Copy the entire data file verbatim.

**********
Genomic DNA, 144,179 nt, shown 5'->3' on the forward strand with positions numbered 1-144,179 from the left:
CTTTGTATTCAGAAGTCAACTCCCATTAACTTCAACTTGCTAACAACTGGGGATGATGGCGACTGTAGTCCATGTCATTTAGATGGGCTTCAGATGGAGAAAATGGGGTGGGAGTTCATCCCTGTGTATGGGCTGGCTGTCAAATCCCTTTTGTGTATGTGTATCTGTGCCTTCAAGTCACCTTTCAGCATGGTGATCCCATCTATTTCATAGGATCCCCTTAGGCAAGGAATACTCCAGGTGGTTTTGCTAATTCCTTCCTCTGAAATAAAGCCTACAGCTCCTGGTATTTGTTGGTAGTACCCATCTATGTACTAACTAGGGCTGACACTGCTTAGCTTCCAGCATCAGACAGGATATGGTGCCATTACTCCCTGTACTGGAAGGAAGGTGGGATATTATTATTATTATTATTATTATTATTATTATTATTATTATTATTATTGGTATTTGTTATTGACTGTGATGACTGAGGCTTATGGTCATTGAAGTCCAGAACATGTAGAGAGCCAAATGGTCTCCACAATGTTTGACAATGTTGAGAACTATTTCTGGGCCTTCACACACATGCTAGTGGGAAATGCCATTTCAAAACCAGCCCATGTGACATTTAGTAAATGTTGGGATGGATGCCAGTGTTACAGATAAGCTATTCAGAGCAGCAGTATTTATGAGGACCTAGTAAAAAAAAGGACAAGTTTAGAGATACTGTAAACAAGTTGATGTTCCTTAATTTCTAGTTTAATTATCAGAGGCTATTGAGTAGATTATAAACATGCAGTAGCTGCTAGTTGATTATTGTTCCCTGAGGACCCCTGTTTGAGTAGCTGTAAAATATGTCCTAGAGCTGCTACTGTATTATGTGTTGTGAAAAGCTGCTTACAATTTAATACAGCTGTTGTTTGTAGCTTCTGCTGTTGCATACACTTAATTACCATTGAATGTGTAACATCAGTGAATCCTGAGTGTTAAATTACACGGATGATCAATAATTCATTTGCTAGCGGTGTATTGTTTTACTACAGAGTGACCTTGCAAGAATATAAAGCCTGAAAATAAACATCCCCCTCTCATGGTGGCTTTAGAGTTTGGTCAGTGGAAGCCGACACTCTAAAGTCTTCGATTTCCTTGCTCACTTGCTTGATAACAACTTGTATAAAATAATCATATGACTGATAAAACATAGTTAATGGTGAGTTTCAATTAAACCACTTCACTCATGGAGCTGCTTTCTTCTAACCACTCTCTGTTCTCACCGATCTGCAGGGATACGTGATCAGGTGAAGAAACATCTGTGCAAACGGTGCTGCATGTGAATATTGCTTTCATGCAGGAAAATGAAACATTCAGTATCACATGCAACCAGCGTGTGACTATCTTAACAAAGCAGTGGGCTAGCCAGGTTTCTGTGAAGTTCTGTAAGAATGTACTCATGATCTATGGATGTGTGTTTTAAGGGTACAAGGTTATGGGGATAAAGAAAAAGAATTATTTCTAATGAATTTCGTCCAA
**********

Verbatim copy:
Genomic DNA, 144,179 nt, shown 5'->3' on the forward strand with positions numbered 1-144,179 from the left:
CTTTGTATTCAGAAGTCAACTCCCATTAACTTCAACTTGCTAACAACTGGGGATGATGGCGACTGTAGTCCATGTCATTTAGATGGGCTTCAGATGGAGAAAATGGGGTGGGAGTTCATCCCTGTGTATGGGCTGGCTGTCAAATCCCTTTTGTGTATGTGTATCTGTGCCTTCAAGTCACCTTTCAGCATGGTGATCCCATCTATTTCATAGGATCCCCTTAGGCAAGGAATACTCCAGGTGGTTTTGCTAATTCCTTCCTCTGAAATAAAGCCTACAGCTCCTGGTATTTGTTGGTAGTACCCATCTATGTACTAACTAGGGCTGACACTGCTTAGCTTCCAGCATCAGACAGGATATGGTGCCATTACTCCCTGTACTGGAAGGAAGGTGGGATATTATTATTATTATTATTATTATTATTATTATTATTATTATTATTATTGGTATTTGTTATTGACTGTGATGACTGAGGCTTATGGTCATTGAAGTCCAGAACATGTAGAGAGCCAAATGGTCTCCACAATGTTTGACAATGTTGAGAACTATTTCTGGGCCTTCACACACATGCTAGTGGGAAATGCCATTTCAAAACCAGCCCATGTGACATTTAGTAAATGTTGGGATGGATGCCAGTGTTACAGATAAGCTATTCAGAGCAGCAGTATTTATGAGGACCTAGTAAAAAAAAGGACAAGTTTAGAGATACTGTAAACAAGTTGATGTTCCTTAATTTCTAGTTTAATTATCAGAGGCTATTGAGTAGATTATAAACATGCAGTAGCTGCTAGTTGATTATTGTTCCCTGAGGACCCCTGTTTGAGTAGCTGTAAAATATGTCCTAGAGCTGCTACTGTATTATGTGTTGTGAAAAGCTGCTTACAATTTAATACAGCTGTTGTTTGTAGCTTCTGCTGTTGCATACACTTAATTACCATTGAATGTGTAACATCAGTGAATCCTGAGTGTTAAATTACACGGATGATCAATAATTCATTTGCTAGCGGTGTATTGTTTTACTACAGAGTGACCTTGCAAGAATATAAAGCCTGAAAATAAACATCCCCCTCTCATGGTGGCTTTAGAGTTTGGTCAGTGGAAGCCGACACTCTAAAGTCTTCGATTTCCTTGCTCACTTGCTTGATAACAACTTGTATAAAATAATCATATGACTGATAAAACATAGTTAATGGTGAGTTTCAATTAAACCACTTCACTCATGGAGCTGCTTTCTTCTAACCACTCTCTGTTCTCACCGATCTGCAGGGATACGTGATCAGGTGAAGAAACATCTGTGCAAACGGTGCTGCATGTGAATATTGCTTTCATGCAGGAAAATGAAACATTCAGTATCACATGCAACCAGCGTGTGACTATCTTAACAAAGCAGTGGGCTAGCCAGGTTTCTGTGAAGTTCTGTAAGAATGTACTCATGATCTATGGATGTGTGTTTTAAGGGTACAAGGTTATGGGGATAAAGAAAAAGAATTATTTCTAATGAATTTCGTCCAA